and are essential for antibodymediated immunity
• Antibodies are needed to control
extracellular pathogens
• The Th2 - type cytokines include IL 4, 5,
and 13.
Regulatory T cells
• Express CD4, CD25, FoxP3
• Regulate the activation or effector
function of other T cells
• Are necessary to maintain tolerance to self
antigens
The role of thymus.
Positive and negative selection
of T lymphocytes.
The role of thymus
• In the two thymic lobes, lymphocyte
precursors from the bone-marrow become
thymocytes, and subsequently mature into
T cells
• Once mature, T cells emigrate from the
thymus and constitute the peripheral T cell
repertoire responsible for directing many
facets of the specific immune system
Phases of thymocyte
maturation
• A rare population of hematopoietic progenitors
enters the thymus from the blood, and expands
by cell division to generate a large population of
immature thymocytes
• Immature thymocytes each make distinct T cell
receptors by a process of gene rearrangement.
• This process is error-prone, and some
thymocytes fail to make functional T cell
receptors, whereas other thymocytes make T
cell receptors that are autoreactive
Positive and negative
selection
• Immature thymocytes undergo a process
of selection, based on the specificity of
their T cell receptors.
• This involves selection of T cells that are
functional (positive selection), and
elimination of T cells that are autoreactive
(negative selection)
Thymus – positive selection of T - cells
1. precursor T cells enter thymus from the blood
2. they are presented with self-antigens
3.
4.
complexed with MHC molecules on the surface
of cortical epithelial cells
only those thymocytes which bind the
MHC/antigen complex with adequate affinity
will receive a vital "survival signal"
the other thymocytes die (>95%)
Thymus – negative selection of T - cells
1. thymocytes that survive positive selection
migrate towards the boundary of the thymic
cortex and thymic medulla
2. they are again presented with self-antigen in
complex with MHC molecules on antigenpresenting cells
3. thymocytes that interact too strongly with the
antigen receive an signal for apoptosis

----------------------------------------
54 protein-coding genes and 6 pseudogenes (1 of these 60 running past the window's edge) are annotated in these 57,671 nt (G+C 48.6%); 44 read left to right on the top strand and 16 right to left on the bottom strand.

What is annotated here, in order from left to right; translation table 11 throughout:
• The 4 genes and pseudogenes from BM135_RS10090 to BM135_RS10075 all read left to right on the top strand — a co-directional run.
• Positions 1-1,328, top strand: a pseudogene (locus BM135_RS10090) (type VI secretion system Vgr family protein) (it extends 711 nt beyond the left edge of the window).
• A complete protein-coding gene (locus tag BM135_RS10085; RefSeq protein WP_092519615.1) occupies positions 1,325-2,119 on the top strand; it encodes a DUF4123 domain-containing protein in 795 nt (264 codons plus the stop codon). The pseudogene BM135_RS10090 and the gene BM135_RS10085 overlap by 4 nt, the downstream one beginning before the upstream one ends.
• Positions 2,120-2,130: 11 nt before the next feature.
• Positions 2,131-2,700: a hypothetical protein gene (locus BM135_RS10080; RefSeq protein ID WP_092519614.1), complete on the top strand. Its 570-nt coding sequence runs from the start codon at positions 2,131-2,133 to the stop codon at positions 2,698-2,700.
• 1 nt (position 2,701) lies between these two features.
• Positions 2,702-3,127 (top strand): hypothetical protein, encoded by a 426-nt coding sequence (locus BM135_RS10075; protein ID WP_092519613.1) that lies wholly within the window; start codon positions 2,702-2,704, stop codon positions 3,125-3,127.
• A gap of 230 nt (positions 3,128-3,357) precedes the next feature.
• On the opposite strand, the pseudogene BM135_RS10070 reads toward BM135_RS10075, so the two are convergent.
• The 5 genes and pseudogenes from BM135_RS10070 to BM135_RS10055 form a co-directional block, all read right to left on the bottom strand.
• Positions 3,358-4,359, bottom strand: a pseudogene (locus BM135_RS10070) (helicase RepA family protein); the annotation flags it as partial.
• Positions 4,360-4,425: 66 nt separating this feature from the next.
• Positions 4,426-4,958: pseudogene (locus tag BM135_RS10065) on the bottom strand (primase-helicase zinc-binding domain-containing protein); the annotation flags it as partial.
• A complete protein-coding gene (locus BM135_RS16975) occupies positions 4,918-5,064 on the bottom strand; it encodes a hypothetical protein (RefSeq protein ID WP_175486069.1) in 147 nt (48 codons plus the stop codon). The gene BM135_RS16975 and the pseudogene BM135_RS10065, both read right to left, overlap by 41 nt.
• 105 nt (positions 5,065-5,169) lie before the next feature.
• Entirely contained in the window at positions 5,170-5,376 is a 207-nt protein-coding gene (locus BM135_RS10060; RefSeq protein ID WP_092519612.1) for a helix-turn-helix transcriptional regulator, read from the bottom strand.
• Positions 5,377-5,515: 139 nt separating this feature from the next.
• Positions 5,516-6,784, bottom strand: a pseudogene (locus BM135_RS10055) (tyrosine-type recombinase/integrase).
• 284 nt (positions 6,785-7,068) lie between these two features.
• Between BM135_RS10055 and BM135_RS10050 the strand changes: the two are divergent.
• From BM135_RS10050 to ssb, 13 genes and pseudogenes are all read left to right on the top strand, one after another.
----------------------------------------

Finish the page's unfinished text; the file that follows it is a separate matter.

Humoral immune response
• The binding of antigen cross-links Ig
receptors of specific B cells and then
activation signals are delivered inside the
B cell; the necessary second signal is
provided by a breakdown product of the
complement protein C3
• This process results in clonal expansion of
B cells and secretion of low levels of IgM
Affinity maturation
= affinity of antibodies for protein antigens
increases with prolonged or repeated
exposure to the antigens
• B cells migrate into follicles and form
germinal centers, proliferate rapidly
• B cells that recognize the antigen with
high affinity are selected to survive
Phases of humoral immune
responses
Primary immune response
• Occurs during the first antigen exposure
• The amounts of antibody produced is
smaller, class IgM
2 types of antigens:
• T- dependent – help from T helper cells
is required; protein antigens
• T- independent – antibody production
is induced directly, without the
involvement of T helper cells; typical are
polysaccharides, lipids
Secondary immune
response
• Occurs during subsequent antigen
exposure
• Higher amount of antibodies is produced
• secondary responses show increased
isotype switching (IgG, IgA, IgE) and
affinity maturation (= production of
antibodies with increased affinity to
antigen)
• Gives arise memory cells involvement
Physiological mechanisms of
regulation of the immune system.
Immune mechanisms of
regulation
Immune system is regulated by:
• Antigen
• Antagonistic peptid
• Antibodies
• Cytokines and intercellular contact
• T lymphocytes
• Neuroendocrine regulation
REGULATION BY ANTIGEN
• Antigen competition – peptides from different
antigens compete for binding-sites on the MHC